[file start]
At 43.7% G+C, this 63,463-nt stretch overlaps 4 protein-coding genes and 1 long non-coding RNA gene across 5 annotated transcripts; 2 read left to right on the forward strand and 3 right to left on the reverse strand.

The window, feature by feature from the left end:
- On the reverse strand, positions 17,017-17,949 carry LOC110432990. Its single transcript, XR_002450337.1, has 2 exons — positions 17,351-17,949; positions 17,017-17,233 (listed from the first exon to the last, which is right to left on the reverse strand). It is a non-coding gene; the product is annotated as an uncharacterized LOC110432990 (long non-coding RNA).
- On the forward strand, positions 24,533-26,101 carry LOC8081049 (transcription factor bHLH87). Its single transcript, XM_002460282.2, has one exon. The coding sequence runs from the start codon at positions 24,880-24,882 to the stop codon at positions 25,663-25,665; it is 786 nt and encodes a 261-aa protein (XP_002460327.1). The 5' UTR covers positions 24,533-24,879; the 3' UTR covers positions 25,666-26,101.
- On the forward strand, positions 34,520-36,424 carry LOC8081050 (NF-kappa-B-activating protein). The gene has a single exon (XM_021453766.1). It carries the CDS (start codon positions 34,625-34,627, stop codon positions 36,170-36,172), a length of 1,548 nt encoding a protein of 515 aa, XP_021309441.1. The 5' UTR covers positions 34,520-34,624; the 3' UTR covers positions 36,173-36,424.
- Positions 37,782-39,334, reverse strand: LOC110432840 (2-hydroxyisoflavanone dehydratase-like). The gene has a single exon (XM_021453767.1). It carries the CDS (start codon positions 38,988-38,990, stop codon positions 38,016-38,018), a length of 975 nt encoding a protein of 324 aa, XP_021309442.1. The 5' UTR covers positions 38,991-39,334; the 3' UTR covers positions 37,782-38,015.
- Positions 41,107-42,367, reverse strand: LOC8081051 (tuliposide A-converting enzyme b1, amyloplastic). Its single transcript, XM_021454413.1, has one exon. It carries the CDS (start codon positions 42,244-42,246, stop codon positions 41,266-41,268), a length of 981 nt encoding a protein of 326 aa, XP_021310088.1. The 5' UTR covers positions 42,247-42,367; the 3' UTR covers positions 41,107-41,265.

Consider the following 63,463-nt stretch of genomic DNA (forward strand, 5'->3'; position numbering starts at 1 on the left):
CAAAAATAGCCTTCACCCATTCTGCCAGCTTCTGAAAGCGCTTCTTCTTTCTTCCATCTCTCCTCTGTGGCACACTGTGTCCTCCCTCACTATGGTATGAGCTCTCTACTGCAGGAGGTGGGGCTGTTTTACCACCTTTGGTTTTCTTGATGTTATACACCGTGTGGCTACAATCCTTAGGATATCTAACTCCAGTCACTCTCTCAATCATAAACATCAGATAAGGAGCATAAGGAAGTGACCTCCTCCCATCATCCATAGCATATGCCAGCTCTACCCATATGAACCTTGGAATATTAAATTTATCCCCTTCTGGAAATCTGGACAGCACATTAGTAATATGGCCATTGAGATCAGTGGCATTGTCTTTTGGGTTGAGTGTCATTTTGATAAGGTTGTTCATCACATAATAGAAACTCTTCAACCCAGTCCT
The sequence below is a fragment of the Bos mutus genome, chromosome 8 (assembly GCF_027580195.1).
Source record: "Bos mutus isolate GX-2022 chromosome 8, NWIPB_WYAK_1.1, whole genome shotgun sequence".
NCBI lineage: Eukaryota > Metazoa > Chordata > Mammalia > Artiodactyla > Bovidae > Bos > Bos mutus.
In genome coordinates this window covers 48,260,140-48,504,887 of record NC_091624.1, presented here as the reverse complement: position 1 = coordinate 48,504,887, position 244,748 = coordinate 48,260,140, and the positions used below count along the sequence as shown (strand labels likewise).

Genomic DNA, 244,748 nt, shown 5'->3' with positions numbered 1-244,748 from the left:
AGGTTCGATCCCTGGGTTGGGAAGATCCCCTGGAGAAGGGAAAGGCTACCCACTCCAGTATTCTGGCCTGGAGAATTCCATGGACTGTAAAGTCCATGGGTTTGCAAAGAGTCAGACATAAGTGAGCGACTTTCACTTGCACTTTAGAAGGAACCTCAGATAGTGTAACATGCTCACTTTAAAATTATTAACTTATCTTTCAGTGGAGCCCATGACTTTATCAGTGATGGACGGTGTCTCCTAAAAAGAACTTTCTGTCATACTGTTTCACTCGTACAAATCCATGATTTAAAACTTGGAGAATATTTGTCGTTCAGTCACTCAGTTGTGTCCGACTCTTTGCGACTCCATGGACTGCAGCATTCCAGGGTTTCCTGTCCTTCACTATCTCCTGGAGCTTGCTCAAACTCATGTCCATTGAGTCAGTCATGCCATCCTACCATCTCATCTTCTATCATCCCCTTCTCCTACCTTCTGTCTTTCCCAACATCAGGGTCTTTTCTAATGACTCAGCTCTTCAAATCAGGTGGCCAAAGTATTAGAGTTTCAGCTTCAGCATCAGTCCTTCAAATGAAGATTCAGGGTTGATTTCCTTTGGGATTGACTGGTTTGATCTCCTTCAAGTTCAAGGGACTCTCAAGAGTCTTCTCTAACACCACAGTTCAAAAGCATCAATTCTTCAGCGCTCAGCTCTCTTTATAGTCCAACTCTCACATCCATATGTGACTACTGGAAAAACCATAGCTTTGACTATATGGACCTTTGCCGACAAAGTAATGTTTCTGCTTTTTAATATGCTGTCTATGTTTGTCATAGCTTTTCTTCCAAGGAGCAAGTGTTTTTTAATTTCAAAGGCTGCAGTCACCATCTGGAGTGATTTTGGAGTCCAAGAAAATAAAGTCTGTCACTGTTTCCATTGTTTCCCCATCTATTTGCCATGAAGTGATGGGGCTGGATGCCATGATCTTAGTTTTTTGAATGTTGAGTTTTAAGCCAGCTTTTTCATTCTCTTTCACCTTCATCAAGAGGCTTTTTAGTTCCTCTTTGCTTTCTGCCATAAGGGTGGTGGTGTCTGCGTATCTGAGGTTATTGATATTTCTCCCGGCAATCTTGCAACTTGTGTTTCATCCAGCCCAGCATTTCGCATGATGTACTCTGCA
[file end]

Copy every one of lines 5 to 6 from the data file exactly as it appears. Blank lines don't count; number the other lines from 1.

- On the forward strand, positions 34,520-36,424 carry LOC8081050 (NF-kappa-B-activating protein). The gene has a single exon (XM_021453766.1). It carries the CDS (start codon positions 34,625-34,627, stop codon positions 36,170-36,172), a length of 1,548 nt encoding a protein of 515 aa, XP_021309441.1. The 5' UTR covers positions 34,520-34,624; the 3' UTR covers positions 36,173-36,424.
- Positions 37,782-39,334, reverse strand: LOC110432840 (2-hydroxyisoflavanone dehydratase-like). The gene has a single exon (XM_021453767.1). It carries the CDS (start codon positions 38,988-38,990, stop codon positions 38,016-38,018), a length of 975 nt encoding a protein of 324 aa, XP_021309442.1. The 5' UTR covers positions 38,991-39,334; the 3' UTR covers positions 37,782-38,015.